The month of March is celebrated as Women’s History Month, where the world draws special attention to the unsung heroes of industries ranging from healthcare to textiles to government. In the words of Virginia Woolf, “I would venture to guess that Anon, who wrote so many poems without signing them, was often a woman,” and to that end, teachers and corporations alike take time throughout March’s 31 days to shine a light on the women who never got the credit they deserved. My personal interests are in finance and investing, so for the month of March, I would like to highlight a few of the female economists and financiers who changed our understanding of the market, investing, and the world at large. Here are some worth researching more and celebrating:
Janet Yellen | The first woman ever to chair the US Federal Reserve, Janet Yellen proved a force to be reckoned with and lead the reserve through some difficult but necessary changes. Yellen served as the Vice Chair of the reserve when she was nominated by former President Obama to sit as the Chair. Though her confirmation was narrow, it passed, and she served for 4 years with reducing unemployment as one of her top priorities. Yellen chose not to raise interest rates unless it would decrease unemployment.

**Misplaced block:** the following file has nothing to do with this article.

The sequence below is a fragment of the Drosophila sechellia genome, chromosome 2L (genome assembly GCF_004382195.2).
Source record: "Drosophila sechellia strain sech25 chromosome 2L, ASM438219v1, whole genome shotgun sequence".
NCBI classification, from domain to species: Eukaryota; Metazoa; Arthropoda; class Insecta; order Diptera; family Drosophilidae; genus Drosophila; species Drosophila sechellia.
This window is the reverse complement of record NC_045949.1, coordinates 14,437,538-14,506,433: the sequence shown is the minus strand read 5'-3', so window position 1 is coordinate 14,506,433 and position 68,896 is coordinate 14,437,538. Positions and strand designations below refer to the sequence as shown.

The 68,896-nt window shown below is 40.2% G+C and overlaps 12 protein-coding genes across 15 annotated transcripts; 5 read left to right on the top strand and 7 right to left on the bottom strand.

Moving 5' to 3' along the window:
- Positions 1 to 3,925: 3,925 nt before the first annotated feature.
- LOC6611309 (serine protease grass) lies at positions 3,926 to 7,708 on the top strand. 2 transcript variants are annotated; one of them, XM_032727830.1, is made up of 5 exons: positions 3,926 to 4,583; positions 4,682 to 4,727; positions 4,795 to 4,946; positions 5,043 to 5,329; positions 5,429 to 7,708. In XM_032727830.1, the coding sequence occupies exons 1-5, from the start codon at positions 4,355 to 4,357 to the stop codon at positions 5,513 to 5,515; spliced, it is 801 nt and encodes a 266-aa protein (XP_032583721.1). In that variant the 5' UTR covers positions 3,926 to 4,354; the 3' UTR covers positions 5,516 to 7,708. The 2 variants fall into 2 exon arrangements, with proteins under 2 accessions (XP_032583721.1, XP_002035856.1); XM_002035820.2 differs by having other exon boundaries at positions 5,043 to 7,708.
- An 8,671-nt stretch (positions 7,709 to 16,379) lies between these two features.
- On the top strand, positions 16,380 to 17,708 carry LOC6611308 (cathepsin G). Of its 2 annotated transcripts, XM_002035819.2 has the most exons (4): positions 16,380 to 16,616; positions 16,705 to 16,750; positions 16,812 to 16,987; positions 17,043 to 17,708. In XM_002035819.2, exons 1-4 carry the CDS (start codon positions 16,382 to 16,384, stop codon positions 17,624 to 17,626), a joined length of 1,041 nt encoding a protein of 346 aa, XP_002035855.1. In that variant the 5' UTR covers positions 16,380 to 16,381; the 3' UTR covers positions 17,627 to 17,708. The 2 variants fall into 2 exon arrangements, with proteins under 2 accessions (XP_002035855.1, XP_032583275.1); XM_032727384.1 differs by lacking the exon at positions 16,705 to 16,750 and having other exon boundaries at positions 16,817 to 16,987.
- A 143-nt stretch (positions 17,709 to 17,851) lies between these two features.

Dambisa Moyo | Moyo turned the whole concept of foreign aid and charity on its head with her groundbreaking research in the fields of development and macroeconomics. Born in Lusaka, Zambia, Moyo studied at American University and went on to research the best practices for helping underdeveloped nations reach their full potential and take a place on the world stage. Her books on macroeconomics touched on ways the Western world rose and fell and how China especially has become a leader in international economics. Moyo is a Young Global Leader in the World Economic Forum and continues to speak and research macroeconomics to this day.
Elinor Ostrom | The one and only women to have been awarded the Nobel Prize in Economics, Ostrom studied economic governance and the interplay between economic policy and political activity. The “political economy,” as it’s called, examines how laws and regulations impact business and trade. Students of economics learn about “Ostrom’s Law,” which states quite simply that, “A resource arrangement that works in practice can work in theory.” Her work on this topic earned her and her co author the 2009 Nobel. Ostrom passed away three years later of Pancreatic cancer.